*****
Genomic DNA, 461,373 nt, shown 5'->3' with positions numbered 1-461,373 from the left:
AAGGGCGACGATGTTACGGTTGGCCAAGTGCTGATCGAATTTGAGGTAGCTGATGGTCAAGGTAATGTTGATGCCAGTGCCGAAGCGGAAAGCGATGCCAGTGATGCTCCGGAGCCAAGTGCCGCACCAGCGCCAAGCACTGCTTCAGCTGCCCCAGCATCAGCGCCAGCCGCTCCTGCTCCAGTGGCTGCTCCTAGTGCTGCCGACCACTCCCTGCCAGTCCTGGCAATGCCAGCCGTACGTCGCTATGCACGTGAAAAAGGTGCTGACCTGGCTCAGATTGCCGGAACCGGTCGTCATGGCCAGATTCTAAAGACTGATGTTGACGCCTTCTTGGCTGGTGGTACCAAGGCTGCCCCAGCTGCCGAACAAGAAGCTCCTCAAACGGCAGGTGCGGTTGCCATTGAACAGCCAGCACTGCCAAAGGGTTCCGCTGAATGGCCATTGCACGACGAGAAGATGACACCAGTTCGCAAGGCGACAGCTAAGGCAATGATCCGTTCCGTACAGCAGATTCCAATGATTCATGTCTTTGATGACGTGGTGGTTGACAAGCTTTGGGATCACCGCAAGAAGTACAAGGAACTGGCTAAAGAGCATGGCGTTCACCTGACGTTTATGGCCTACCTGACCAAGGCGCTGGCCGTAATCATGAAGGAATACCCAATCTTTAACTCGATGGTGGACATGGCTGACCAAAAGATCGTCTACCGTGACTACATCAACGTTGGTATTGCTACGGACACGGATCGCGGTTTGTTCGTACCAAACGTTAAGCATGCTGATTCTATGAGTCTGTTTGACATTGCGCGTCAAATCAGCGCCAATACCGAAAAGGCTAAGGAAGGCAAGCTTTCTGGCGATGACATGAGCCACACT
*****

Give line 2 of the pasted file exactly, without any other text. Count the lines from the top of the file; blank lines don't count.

AAGGGCGACGATGTTACGGTTGGCCAAGTGCTGATCGAATTTGAGGTAGCTGATGGTCAAGGTAATGTTGATGCCAGTGCCGAAGCGGAAAGCGATGCCAGTGATGCTCCGGAGCCAAGTGCCGCACCAGCGCCAAGCACTGCTTCAGCTGCCCCAGCATCAGCGCCAGCCGCTCCTGCTCCAGTGGCTGCTCCTAGTGCTGCCGACCACTCCCTGCCAGTCCTGGCAATGCCAGCCGTACGTCGCTATGCACGTGAAAAAGGTGCTGACCTGGCTCAGATTGCCGGAACCGGTCGTCATGGCCAGATTCTAAAGACTGATGTTGACGCCTTCTTGGCTGGTGGTACCAAGGCTGCCCCAGCTGCCGAACAAGAAGCTCCTCAAACGGCAGGTGCGGTTGCCATTGAACAGCCAGCACTGCCAAAGGGTTCCGCTGAATGGCCATTGCACGACGAGAAGATGACACCAGTTCGCAAGGCGACAGCTAAGGCAATGATCCGTTCCGTACAGCAGATTCCAATGATTCATGTCTTTGATGACGTGGTGGTTGACAAGCTTTGGGATCACCGCAAGAAGTACAAGGAACTGGCTAAAGAGCATGGCGTTCACCTGACGTTTATGGCCTACCTGACCAAGGCGCTGGCCGTAATCATGAAGGAATACCCAATCTTTAACTCGATGGTGGACATGGCTGACCAAAAGATCGTCTACCGTGACTACATCAACGTTGGTATTGCTACGGACACGGATCGCGGTTTGTTCGTACCAAACGTTAAGCATGCTGATTCTATGAGTCTGTTTGACATTGCGCGTCAAATCAGCGCCAATACCGAAAAGGCTAAGGAAGGCAAGCTTTCTGGCGATGACATGAGCCACACT